All patients who were more than 7 days late for collecting a prescription were contacted telephonically (seldom available), otherwise visited at home by an outreach worker.

Task shifting and decentralisation

With increasing patient load exceeding the expansion in clinical staff the programme focused on extensive task shifting. As a result, while patients initiating ART early in the programme saw a doctor at each follow-up visit for the first year, those initiating ART in later years received much of their follow-up clinical care from nurses. All patients had access to doctor level care either by referral from clinic nurses or by self-referral to the hospital outpatients department.

The programme model sought to decentralise care to the primary healthcare clinics as much as possible. As a result patients received every aspect of their care at their closest clinic with the exception of the day of ART initiation and the 2 week follow-up visit which took place at the hospital.

Laboratory testing

Baseline blood tests when joining the programme were HIV ELISA, CD4 count, full blood count, syphilis serology and alanine aminotransferase (ALT). These were repeated at ART initiation (except HIV ELISA) if not taken within the preceding 3 months. Viral load was measured at ART initiation until May 2009 when it was removed from the national programme. ALT was monitored after 2, 4, 8 & 12 weeks for patients initiating nevirapine. CD4 count, viral load and full blood count were taken every 24 weeks after ART initiation.


First-line ART comprised stavudine (D4T), lamivudine (3TC) plus a non-nucleoside reverse transcriptase inhibitor (efavirenz or nevirapine). The dose of D4T was 30 mg for those <60 kg and 40 mg for those >60 kg until January 2007 when all patients received D4T 30 mg regardless of weight. The second-line regimen for those failing the first-line treatment comprised lopinavir/ritonavir, zidovudine and didanosine. Decisions to change treatment following step up adherence counselling were made by a doctor. Co-trimoxazole prophylaxis was stopped when the CD4 count was >350 cells/µl. The programme experienced no interruptions in drug supply during the study period.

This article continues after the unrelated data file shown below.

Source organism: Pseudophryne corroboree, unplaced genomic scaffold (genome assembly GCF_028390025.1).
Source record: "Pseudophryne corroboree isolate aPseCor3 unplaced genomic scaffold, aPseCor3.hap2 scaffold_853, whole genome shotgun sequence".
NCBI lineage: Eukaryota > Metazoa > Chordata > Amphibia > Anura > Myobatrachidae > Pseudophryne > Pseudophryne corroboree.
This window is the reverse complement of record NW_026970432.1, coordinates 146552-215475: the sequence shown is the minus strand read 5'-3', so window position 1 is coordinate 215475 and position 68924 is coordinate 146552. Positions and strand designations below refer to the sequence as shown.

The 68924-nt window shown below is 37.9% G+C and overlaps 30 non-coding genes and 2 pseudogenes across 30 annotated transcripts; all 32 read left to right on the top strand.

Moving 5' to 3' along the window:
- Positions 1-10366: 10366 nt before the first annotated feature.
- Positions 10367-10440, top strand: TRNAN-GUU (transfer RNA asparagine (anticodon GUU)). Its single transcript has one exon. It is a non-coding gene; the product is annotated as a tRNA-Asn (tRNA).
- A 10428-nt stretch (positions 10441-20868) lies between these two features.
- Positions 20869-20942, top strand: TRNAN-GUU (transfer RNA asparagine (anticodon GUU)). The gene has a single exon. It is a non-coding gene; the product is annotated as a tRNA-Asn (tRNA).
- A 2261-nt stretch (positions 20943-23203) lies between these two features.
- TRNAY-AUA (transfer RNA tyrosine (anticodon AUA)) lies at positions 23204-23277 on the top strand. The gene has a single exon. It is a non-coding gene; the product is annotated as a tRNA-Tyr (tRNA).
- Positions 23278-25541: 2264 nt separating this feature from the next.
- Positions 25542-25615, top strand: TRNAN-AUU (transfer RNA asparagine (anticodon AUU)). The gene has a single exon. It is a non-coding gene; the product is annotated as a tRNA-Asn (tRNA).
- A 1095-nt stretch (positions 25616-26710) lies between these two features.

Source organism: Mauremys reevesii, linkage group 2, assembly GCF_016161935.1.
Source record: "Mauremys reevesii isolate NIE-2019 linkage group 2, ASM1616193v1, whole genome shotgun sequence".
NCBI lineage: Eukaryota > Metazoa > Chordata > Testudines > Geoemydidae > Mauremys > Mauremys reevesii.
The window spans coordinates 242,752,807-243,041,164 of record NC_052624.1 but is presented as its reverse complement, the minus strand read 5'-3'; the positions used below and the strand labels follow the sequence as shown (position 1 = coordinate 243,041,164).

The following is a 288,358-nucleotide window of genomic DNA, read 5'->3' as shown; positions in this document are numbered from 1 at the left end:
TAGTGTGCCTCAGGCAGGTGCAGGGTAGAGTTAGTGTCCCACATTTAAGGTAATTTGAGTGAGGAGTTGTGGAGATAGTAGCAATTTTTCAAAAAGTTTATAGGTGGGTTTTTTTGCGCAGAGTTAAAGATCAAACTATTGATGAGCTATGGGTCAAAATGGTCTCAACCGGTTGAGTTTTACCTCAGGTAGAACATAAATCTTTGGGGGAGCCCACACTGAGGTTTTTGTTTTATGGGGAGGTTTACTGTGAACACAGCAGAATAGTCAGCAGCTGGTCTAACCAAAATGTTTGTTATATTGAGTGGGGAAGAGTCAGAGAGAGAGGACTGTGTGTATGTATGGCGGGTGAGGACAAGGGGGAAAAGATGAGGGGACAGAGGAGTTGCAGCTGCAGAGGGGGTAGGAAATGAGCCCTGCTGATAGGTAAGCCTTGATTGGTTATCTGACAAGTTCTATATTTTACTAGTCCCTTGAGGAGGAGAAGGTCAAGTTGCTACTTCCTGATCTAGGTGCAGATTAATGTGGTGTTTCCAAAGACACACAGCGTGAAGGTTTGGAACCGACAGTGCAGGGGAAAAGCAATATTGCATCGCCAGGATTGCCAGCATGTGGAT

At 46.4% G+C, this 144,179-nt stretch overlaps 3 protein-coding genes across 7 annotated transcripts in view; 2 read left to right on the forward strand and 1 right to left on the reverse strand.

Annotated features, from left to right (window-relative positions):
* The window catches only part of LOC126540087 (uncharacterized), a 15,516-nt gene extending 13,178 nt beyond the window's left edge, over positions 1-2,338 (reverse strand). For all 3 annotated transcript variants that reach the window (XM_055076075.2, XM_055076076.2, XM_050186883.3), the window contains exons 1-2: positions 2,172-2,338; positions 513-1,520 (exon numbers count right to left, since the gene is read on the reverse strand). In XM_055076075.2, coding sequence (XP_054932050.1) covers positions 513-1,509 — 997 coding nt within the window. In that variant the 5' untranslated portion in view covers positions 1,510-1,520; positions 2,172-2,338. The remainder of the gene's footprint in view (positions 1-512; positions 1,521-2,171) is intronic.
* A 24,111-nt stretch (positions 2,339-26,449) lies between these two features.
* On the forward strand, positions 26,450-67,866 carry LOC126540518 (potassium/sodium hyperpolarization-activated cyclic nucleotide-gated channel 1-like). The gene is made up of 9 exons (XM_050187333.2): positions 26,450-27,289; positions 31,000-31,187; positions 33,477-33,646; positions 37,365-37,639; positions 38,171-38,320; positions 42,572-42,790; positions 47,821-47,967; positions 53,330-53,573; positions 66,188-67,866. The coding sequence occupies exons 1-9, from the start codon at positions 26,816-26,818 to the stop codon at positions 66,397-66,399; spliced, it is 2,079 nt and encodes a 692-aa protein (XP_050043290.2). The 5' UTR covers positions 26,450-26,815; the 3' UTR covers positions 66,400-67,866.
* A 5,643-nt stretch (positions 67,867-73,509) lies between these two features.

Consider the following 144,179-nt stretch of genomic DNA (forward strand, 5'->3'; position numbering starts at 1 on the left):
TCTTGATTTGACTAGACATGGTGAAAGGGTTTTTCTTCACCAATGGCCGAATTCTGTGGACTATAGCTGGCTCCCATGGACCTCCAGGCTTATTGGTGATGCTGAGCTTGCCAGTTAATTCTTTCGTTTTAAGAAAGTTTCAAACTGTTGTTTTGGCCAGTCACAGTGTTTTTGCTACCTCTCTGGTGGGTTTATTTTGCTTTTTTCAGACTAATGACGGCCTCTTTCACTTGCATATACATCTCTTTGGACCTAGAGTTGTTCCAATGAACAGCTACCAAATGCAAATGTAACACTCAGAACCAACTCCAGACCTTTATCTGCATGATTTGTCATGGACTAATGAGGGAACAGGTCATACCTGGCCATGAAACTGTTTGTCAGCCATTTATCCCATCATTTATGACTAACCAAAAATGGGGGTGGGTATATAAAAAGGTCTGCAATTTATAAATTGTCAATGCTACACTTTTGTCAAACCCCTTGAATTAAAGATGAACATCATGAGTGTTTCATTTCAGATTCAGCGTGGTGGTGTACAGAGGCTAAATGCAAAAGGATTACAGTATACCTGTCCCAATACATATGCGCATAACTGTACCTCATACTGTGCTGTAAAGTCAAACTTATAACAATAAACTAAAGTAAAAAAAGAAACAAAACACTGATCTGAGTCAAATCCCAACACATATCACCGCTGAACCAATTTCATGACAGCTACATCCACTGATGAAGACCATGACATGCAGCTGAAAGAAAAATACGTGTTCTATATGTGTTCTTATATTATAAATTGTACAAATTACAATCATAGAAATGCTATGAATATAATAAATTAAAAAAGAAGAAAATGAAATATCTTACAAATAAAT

Ethical approval for this study was obtained from the University of Cape Town Research Ethics Committee. The need for informed consent from patients was waived as the study represented enhanced surveillance of data collected as part of routine patient care.

Data analysis

Patient enrolment began in January 2005 and the first patients started ART in June 2005. We included all patients who initiated ART before the end of May 2009; the end of the study period was 31 August 2009 to allow for at least 3 months of follow-up data on ART. All data were prospectively entered into a locally developed electronic database which used Microsoft Access as the frontend and Microsoft Sequel Server 2005 Express as the backend (Microsoft Corporation, Virginia, USA). Paper records containing the data along with supplementary clinical information were kept separately. For the analysis, data storage, basic calculations and data extraction was handled in Microsoft Sequel Server 2008. Outcomes analysis was performed in Stata 11.

Frequency distribution and median with interquartile range (IQR) were used to describe the variables because the distribution of the continuous variables was found to be non-normal. The month in which patients started ART was set as month zero. One day of follow-up was added to patients who did not attend follow-up after ART initiation for survival analyses.

Multiple Cox proportional hazard regression analysis, adjusted for competing risks, was used to identify variables associated with a likelihood of being LTFU or dying. LTFU was defined as no patient contact for more than 6 months before the end of study period. Virological suppression was defined as <400 copies/ml. Patients transferring to other centres or LTFU were censored at the date of their last contact. Variable estimates and their significance at the 95% level were assessed with robust standard errors.